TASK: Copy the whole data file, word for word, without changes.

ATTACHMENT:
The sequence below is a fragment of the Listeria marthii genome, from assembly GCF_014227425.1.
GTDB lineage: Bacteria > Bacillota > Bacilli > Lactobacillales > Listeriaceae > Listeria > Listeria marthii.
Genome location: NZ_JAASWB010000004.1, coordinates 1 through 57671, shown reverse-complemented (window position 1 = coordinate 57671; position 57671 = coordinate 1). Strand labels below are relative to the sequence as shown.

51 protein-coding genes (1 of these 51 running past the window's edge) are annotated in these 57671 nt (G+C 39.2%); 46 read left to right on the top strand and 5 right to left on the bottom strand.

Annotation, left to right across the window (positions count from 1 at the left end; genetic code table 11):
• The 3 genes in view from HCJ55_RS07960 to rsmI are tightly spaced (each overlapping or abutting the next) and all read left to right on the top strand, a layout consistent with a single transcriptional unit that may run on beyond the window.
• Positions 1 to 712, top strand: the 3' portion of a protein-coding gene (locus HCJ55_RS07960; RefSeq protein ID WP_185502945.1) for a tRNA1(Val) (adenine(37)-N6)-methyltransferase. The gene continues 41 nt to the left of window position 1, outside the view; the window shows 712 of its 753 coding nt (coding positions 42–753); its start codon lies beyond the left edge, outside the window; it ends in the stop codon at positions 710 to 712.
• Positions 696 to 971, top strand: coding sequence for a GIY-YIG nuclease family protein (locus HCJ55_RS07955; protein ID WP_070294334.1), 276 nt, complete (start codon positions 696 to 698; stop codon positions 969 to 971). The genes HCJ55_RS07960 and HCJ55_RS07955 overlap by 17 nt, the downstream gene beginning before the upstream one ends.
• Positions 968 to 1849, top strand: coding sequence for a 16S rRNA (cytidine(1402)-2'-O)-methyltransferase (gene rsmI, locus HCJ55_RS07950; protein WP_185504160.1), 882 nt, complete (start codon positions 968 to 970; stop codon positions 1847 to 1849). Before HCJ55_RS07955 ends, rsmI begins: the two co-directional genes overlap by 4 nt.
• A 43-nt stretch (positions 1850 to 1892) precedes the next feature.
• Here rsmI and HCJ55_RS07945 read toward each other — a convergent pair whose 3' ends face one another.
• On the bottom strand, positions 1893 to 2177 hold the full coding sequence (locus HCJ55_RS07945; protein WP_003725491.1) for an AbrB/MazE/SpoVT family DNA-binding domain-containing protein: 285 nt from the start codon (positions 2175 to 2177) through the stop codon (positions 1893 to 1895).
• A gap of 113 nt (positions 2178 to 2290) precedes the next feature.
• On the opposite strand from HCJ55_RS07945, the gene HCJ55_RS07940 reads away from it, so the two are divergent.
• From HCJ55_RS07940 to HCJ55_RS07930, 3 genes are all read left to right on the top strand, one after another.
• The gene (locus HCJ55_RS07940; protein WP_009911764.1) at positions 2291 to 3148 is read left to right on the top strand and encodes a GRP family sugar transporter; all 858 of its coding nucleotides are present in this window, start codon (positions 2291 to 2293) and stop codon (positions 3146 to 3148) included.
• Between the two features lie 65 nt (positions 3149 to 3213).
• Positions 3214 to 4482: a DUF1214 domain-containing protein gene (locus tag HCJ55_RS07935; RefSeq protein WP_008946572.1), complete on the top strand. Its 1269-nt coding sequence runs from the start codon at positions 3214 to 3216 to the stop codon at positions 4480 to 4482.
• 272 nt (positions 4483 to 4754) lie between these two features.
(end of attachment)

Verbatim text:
The sequence below is a fragment of the Listeria marthii genome, from assembly GCF_014227425.1.
GTDB lineage: Bacteria > Bacillota > Bacilli > Lactobacillales > Listeriaceae > Listeria > Listeria marthii.
Genome location: NZ_JAASWB010000004.1, coordinates 1 through 57671, shown reverse-complemented (window position 1 = coordinate 57671; position 57671 = coordinate 1). Strand labels below are relative to the sequence as shown.

51 protein-coding genes (1 of these 51 running past the window's edge) are annotated in these 57671 nt (G+C 39.2%); 46 read left to right on the top strand and 5 right to left on the bottom strand.

Annotation, left to right across the window (positions count from 1 at the left end; genetic code table 11):
• The 3 genes in view from HCJ55_RS07960 to rsmI are tightly spaced (each overlapping or abutting the next) and all read left to right on the top strand, a layout consistent with a single transcriptional unit that may run on beyond the window.
• Positions 1 to 712, top strand: the 3' portion of a protein-coding gene (locus HCJ55_RS07960; RefSeq protein ID WP_185502945.1) for a tRNA1(Val) (adenine(37)-N6)-methyltransferase. The gene continues 41 nt to the left of window position 1, outside the view; the window shows 712 of its 753 coding nt (coding positions 42–753); its start codon lies beyond the left edge, outside the window; it ends in the stop codon at positions 710 to 712.
• Positions 696 to 971, top strand: coding sequence for a GIY-YIG nuclease family protein (locus HCJ55_RS07955; protein ID WP_070294334.1), 276 nt, complete (start codon positions 696 to 698; stop codon positions 969 to 971). The genes HCJ55_RS07960 and HCJ55_RS07955 overlap by 17 nt, the downstream gene beginning before the upstream one ends.
• Positions 968 to 1849, top strand: coding sequence for a 16S rRNA (cytidine(1402)-2'-O)-methyltransferase (gene rsmI, locus HCJ55_RS07950; protein WP_185504160.1), 882 nt, complete (start codon positions 968 to 970; stop codon positions 1847 to 1849). Before HCJ55_RS07955 ends, rsmI begins: the two co-directional genes overlap by 4 nt.
• A 43-nt stretch (positions 1850 to 1892) precedes the next feature.
• Here rsmI and HCJ55_RS07945 read toward each other — a convergent pair whose 3' ends face one another.
• On the bottom strand, positions 1893 to 2177 hold the full coding sequence (locus HCJ55_RS07945; protein WP_003725491.1) for an AbrB/MazE/SpoVT family DNA-binding domain-containing protein: 285 nt from the start codon (positions 2175 to 2177) through the stop codon (positions 1893 to 1895).
• A gap of 113 nt (positions 2178 to 2290) precedes the next feature.
• On the opposite strand from HCJ55_RS07945, the gene HCJ55_RS07940 reads away from it, so the two are divergent.
• From HCJ55_RS07940 to HCJ55_RS07930, 3 genes are all read left to right on the top strand, one after another.
• The gene (locus HCJ55_RS07940; protein WP_009911764.1) at positions 2291 to 3148 is read left to right on the top strand and encodes a GRP family sugar transporter; all 858 of its coding nucleotides are present in this window, start codon (positions 2291 to 2293) and stop codon (positions 3146 to 3148) included.
• Between the two features lie 65 nt (positions 3149 to 3213).
• Positions 3214 to 4482: a DUF1214 domain-containing protein gene (locus tag HCJ55_RS07935; RefSeq protein WP_008946572.1), complete on the top strand. Its 1269-nt coding sequence runs from the start codon at positions 3214 to 3216 to the stop codon at positions 4480 to 4482.
• 272 nt (positions 4483 to 4754) lie between these two features.